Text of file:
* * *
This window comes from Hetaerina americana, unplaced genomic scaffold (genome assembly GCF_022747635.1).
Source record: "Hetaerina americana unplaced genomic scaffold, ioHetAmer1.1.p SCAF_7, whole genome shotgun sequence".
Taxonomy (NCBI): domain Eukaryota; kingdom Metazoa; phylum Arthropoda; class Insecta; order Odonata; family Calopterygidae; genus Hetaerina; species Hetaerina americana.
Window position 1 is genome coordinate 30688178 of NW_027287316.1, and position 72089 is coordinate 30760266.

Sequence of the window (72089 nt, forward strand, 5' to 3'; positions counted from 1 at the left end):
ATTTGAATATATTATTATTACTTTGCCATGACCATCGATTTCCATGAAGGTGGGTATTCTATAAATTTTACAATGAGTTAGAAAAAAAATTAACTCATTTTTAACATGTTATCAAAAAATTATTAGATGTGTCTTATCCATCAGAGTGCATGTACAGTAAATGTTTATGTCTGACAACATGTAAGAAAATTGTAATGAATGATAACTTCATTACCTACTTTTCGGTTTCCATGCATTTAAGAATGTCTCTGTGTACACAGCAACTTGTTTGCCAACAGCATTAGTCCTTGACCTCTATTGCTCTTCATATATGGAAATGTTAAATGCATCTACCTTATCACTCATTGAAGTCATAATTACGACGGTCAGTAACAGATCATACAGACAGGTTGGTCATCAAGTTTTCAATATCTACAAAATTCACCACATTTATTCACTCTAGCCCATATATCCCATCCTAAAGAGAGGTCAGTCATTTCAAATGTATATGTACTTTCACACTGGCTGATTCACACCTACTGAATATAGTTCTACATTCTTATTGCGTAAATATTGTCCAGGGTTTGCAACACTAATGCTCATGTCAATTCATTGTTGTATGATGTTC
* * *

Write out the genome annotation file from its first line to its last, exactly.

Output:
This window comes from Hetaerina americana, unplaced genomic scaffold (genome assembly GCF_022747635.1).
Source record: "Hetaerina americana unplaced genomic scaffold, ioHetAmer1.1.p SCAF_7, whole genome shotgun sequence".
Taxonomy (NCBI): domain Eukaryota; kingdom Metazoa; phylum Arthropoda; class Insecta; order Odonata; family Calopterygidae; genus Hetaerina; species Hetaerina americana.
Window position 1 is genome coordinate 30688178 of NW_027287316.1, and position 72089 is coordinate 30760266.

Sequence of the window (72089 nt, forward strand, 5' to 3'; positions counted from 1 at the left end):
ATTTGAATATATTATTATTACTTTGCCATGACCATCGATTTCCATGAAGGTGGGTATTCTATAAATTTTACAATGAGTTAGAAAAAAAATTAACTCATTTTTAACATGTTATCAAAAAATTATTAGATGTGTCTTATCCATCAGAGTGCATGTACAGTAAATGTTTATGTCTGACAACATGTAAGAAAATTGTAATGAATGATAACTTCATTACCTACTTTTCGGTTTCCATGCATTTAAGAATGTCTCTGTGTACACAGCAACTTGTTTGCCAACAGCATTAGTCCTTGACCTCTATTGCTCTTCATATATGGAAATGTTAAATGCATCTACCTTATCACTCATTGAAGTCATAATTACGACGGTCAGTAACAGATCATACAGACAGGTTGGTCATCAAGTTTTCAATATCTACAAAATTCACCACATTTATTCACTCTAGCCCATATATCCCATCCTAAAGAGAGGTCAGTCATTTCAAATGTATATGTACTTTCACACTGGCTGATTCACACCTACTGAATATAGTTCTACATTCTTATTGCGTAAATATTGTCCAGGGTTTGCAACACTAATGCTCATGTCAATTCATTGTTGTATGATGTTC